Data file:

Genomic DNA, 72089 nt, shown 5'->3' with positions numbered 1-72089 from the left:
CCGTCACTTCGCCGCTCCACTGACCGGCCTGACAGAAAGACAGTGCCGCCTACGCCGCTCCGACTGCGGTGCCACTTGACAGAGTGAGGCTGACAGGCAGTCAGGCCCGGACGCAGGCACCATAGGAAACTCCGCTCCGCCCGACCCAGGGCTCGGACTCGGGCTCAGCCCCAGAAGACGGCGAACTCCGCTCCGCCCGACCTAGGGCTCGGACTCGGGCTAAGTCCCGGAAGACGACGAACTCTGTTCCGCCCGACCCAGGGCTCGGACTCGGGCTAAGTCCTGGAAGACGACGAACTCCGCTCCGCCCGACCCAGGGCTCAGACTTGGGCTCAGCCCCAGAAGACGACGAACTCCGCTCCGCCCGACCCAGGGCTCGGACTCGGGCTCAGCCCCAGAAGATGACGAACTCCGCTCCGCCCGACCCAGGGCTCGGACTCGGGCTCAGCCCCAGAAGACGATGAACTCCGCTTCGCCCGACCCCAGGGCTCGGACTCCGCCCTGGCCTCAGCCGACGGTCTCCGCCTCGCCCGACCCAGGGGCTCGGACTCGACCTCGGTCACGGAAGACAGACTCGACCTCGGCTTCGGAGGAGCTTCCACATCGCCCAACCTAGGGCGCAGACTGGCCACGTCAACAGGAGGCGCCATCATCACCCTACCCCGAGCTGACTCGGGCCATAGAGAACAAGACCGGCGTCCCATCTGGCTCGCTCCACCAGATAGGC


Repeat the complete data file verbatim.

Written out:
Genomic DNA, 72089 nt, shown 5'->3' with positions numbered 1-72089 from the left:
CCGTCACTTCGCCGCTCCACTGACCGGCCTGACAGAAAGACAGTGCCGCCTACGCCGCTCCGACTGCGGTGCCACTTGACAGAGTGAGGCTGACAGGCAGTCAGGCCCGGACGCAGGCACCATAGGAAACTCCGCTCCGCCCGACCCAGGGCTCGGACTCGGGCTCAGCCCCAGAAGACGGCGAACTCCGCTCCGCCCGACCTAGGGCTCGGACTCGGGCTAAGTCCCGGAAGACGACGAACTCTGTTCCGCCCGACCCAGGGCTCGGACTCGGGCTAAGTCCTGGAAGACGACGAACTCCGCTCCGCCCGACCCAGGGCTCAGACTTGGGCTCAGCCCCAGAAGACGACGAACTCCGCTCCGCCCGACCCAGGGCTCGGACTCGGGCTCAGCCCCAGAAGATGACGAACTCCGCTCCGCCCGACCCAGGGCTCGGACTCGGGCTCAGCCCCAGAAGACGATGAACTCCGCTTCGCCCGACCCCAGGGCTCGGACTCCGCCCTGGCCTCAGCCGACGGTCTCCGCCTCGCCCGACCCAGGGGCTCGGACTCGACCTCGGTCACGGAAGACAGACTCGACCTCGGCTTCGGAGGAGCTTCCACATCGCCCAACCTAGGGCGCAGACTGGCCACGTCAACAGGAGGCGCCATCATCACCCTACCCCGAGCTGACTCGGGCCATAGAGAACAAGACCGGCGTCCCATCTGGCTCGCTCCACCAGATAGGC